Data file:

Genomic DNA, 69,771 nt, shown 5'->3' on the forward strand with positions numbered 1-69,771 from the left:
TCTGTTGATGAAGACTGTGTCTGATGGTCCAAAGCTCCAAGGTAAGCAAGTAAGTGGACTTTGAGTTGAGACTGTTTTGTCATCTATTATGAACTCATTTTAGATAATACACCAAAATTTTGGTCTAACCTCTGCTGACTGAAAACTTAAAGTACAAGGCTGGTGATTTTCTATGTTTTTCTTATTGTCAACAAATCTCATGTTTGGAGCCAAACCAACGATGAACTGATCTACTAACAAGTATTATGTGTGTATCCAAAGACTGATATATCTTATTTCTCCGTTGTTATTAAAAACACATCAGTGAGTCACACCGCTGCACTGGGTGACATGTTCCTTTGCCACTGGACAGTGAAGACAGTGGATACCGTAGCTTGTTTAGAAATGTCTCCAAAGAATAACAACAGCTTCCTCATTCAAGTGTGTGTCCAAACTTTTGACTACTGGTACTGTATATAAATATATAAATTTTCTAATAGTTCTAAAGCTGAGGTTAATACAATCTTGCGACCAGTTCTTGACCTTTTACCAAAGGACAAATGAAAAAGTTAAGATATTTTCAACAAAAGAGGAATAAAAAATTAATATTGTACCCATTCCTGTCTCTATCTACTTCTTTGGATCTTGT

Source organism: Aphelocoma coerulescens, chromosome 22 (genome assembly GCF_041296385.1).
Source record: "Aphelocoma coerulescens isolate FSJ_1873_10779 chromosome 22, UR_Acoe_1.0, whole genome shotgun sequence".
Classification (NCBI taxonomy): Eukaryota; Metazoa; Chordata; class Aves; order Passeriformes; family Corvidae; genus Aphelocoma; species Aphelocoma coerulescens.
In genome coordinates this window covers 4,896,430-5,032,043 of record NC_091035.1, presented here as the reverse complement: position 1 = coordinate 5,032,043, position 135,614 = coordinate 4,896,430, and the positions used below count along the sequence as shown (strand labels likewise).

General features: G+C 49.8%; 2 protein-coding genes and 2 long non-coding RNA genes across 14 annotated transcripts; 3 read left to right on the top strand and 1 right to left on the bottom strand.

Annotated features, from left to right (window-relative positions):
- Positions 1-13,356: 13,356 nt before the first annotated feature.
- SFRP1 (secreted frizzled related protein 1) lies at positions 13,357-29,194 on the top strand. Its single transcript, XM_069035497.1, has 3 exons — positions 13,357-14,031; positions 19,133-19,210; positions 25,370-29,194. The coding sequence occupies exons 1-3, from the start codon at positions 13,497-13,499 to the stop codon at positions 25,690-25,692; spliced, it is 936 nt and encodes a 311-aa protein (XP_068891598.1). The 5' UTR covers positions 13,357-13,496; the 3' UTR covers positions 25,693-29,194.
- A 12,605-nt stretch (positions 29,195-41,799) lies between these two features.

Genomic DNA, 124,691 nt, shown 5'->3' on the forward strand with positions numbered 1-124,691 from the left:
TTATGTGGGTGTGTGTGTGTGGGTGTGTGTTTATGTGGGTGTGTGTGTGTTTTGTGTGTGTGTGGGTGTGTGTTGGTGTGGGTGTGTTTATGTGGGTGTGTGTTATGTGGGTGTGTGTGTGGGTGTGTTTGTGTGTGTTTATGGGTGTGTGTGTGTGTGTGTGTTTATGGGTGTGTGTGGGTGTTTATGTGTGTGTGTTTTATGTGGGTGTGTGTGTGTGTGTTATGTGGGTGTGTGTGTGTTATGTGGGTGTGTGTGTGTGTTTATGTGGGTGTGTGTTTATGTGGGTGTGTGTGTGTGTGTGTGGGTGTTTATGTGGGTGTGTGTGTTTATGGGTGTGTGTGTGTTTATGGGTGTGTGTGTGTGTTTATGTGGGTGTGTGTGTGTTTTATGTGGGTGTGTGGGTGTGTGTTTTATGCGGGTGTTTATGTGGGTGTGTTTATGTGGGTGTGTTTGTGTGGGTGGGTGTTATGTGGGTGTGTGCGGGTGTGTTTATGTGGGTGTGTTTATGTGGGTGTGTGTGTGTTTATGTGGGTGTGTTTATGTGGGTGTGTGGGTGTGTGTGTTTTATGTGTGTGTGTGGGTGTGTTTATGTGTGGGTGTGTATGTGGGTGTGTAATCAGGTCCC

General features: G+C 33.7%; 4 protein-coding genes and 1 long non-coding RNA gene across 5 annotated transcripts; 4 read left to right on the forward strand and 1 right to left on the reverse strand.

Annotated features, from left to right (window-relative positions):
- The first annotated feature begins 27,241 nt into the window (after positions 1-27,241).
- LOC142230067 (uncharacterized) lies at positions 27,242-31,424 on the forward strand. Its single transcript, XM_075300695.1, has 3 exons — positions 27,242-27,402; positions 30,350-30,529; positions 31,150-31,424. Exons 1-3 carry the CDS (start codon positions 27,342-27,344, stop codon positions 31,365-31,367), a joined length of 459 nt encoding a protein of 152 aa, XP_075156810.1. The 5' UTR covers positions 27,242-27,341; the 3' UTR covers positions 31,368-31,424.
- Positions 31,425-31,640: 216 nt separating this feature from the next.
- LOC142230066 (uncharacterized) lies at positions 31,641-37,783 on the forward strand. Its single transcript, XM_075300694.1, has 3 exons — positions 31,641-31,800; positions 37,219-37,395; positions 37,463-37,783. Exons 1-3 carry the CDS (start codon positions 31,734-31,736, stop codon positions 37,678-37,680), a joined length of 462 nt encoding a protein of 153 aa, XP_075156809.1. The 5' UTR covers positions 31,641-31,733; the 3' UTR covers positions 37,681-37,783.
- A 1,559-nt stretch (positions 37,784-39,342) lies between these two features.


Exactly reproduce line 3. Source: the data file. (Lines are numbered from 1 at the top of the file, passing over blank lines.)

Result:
Source organism: Aphelocoma coerulescens, chromosome 22 (genome assembly GCF_041296385.1).